In one embodiment of the present invention, a method for providing a medical device with a textured surface comprises: placing a medical device in a plasma chamber; reducing the atmospheric pressure within the plasma chamber to provide a process pressure of less than approximately 760 Torr; providing a non-reactive gas to the plasma chamber while maintaining the process pressure of less than approximately 760 Torr; and exposing the medical device to the gas phase plasma to produce a textured surface on the medical device; the textured surface having a morphology selected from the group consisting of cantaloupe (FIG. 8A), brain (FIG. 8B), worms (FIG. 8C) roses (FIG. 8D), a three-dimensionally interconnected porous structure (FIG. 8E), volcanoes (FIG. 17D) and pillars (FIG. 16C).

In one embodiment of the present invention, a method for providing a medical device with a textured surface comprises: placing a medical device in a plasma chamber; reducing the atmospheric pressure within the plasma chamber to provide a process pressure of less than approximately 760 Torr; providing a non-reactive gas to the plasma chamber while maintaining the process pressure of less than approximately 760 Torr; applying sufficient power to a radio frequency (RF) source to generate sufficient RF energy in the plasma chamber to generate a gas-phase plasma; providing at least one additional heat source; and exposing the medical device to the gas phase plasma and the at least one additional heat source to cause a textured surface on the medical device.

In another embodiment, the process pressure ranges from approximately 2 mTorr to approximately 400 mTorr. In another embodiment, the RF frequency comprises frequencies from approximately 10 KHz to approximately 80 MHz. In another embodiment, the non-reactive gas is selected from the group consisting of nitrogen, helium, neon, argon, krypton, xenon and radon. In another embodiment, the non-reactive gas is argon.

In an embodiment, the RF frequency is generated from an RF-biased stage and wherein the RF frequency is continuous, pulsed or any combination thereof. In another embodiment, the applying step further comprises isolating the medical device from the RF frequency source. In another embodiment, the applying step further comprises placing the medical device in direct contact with the RF frequency source. In another embodiment, the power comprises wattages of between approximately 5 W to approximately 5000 W. In another embodiment, the power comprises wattages of between approximately 100 W to approximately 1000 W. In another embodiment, the RF frequency is between approximately 40 KHz and approximately 28 MHz. In another embodiment, the RF frequency is between approximately 2 MHz and approximately 14 MHz. In another embodiment, the process pressure is achieved with non-reactive gas flows of about 2 sccm to about 150 sccm.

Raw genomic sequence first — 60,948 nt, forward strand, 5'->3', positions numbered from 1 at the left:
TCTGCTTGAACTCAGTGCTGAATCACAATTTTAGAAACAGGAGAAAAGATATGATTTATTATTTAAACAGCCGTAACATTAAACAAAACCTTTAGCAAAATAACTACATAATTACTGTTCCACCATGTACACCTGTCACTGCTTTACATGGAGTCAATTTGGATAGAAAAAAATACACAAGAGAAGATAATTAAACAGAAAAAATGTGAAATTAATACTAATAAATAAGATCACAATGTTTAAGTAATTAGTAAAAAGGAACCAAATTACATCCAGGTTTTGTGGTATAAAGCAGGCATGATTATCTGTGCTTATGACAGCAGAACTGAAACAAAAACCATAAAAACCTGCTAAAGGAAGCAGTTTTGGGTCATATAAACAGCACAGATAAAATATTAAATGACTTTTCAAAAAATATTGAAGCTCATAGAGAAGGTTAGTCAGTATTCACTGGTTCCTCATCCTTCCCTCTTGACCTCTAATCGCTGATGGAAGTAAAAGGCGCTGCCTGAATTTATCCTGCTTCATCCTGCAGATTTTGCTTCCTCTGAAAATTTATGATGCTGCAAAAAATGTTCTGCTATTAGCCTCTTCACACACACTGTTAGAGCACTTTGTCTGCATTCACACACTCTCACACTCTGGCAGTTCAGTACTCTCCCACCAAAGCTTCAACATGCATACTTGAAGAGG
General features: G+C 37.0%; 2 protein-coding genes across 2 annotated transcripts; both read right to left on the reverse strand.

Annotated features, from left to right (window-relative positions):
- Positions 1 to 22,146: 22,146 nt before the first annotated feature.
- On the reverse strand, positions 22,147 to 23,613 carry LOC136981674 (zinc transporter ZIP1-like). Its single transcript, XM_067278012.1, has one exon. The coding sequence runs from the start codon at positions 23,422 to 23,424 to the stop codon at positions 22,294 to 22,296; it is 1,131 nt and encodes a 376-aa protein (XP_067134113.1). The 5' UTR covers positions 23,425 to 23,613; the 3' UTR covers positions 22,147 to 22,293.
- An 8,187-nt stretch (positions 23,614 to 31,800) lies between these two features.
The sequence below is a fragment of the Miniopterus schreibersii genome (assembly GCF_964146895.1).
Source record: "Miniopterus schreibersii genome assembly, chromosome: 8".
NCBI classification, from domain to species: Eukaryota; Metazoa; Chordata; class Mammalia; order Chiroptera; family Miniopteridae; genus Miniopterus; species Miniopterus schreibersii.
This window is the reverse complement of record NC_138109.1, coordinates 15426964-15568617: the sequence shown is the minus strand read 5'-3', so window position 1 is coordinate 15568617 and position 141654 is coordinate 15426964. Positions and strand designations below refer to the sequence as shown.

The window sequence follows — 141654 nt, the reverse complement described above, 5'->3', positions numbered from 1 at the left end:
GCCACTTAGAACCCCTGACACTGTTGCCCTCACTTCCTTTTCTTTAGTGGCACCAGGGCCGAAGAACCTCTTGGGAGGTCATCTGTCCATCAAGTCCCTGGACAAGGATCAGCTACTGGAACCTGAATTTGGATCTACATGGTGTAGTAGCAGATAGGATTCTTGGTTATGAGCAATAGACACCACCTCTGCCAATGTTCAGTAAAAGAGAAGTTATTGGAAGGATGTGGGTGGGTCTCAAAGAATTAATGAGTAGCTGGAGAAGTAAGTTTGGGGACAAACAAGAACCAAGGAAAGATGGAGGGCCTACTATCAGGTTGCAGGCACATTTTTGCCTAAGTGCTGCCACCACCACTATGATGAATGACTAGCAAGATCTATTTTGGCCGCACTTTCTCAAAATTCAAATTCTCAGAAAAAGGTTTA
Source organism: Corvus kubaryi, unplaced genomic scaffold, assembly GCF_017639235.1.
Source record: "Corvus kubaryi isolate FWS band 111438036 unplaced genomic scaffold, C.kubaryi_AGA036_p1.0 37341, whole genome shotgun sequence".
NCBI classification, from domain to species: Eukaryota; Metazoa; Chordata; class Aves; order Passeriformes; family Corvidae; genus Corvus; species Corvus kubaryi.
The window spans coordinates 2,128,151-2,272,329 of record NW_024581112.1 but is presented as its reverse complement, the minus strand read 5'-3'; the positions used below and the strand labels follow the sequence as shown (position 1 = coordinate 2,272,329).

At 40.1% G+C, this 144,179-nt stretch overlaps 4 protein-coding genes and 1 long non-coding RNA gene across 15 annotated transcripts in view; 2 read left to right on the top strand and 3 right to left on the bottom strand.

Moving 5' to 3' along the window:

In another embodiment of the present invention, the medical device is selected from the group consisting of neurostimulators, catheters, cardiac valves, shunts, pacemakers, implantable cardioverter defibrillators, vascular stents, stent grafts, drug-delivery devices, bone screws, bone covers, spinal plates and other surgical equipment such as but not limited to tracheal stents, medical prosthesis, feeding tubes, trocar needles, clamps, and forceps. In another embodiment, the medical device comprises materials selected from the group consisting of stainless steel, MP35N alloy, Pt—Ir, commercially pure titanium (CP Ti), tantalum, nickel titanium alloys, Ti-6Al-4V, cobalt chrome alloys, zirconium, zirconium alloys, molybdenum alloys and combinations thereof.

In an additional embodiment, the at least one additional heat source is provided by RF-field effect, kinetic energy, electromagnetic radiation, induction energy, resistive heat energy or laser energy.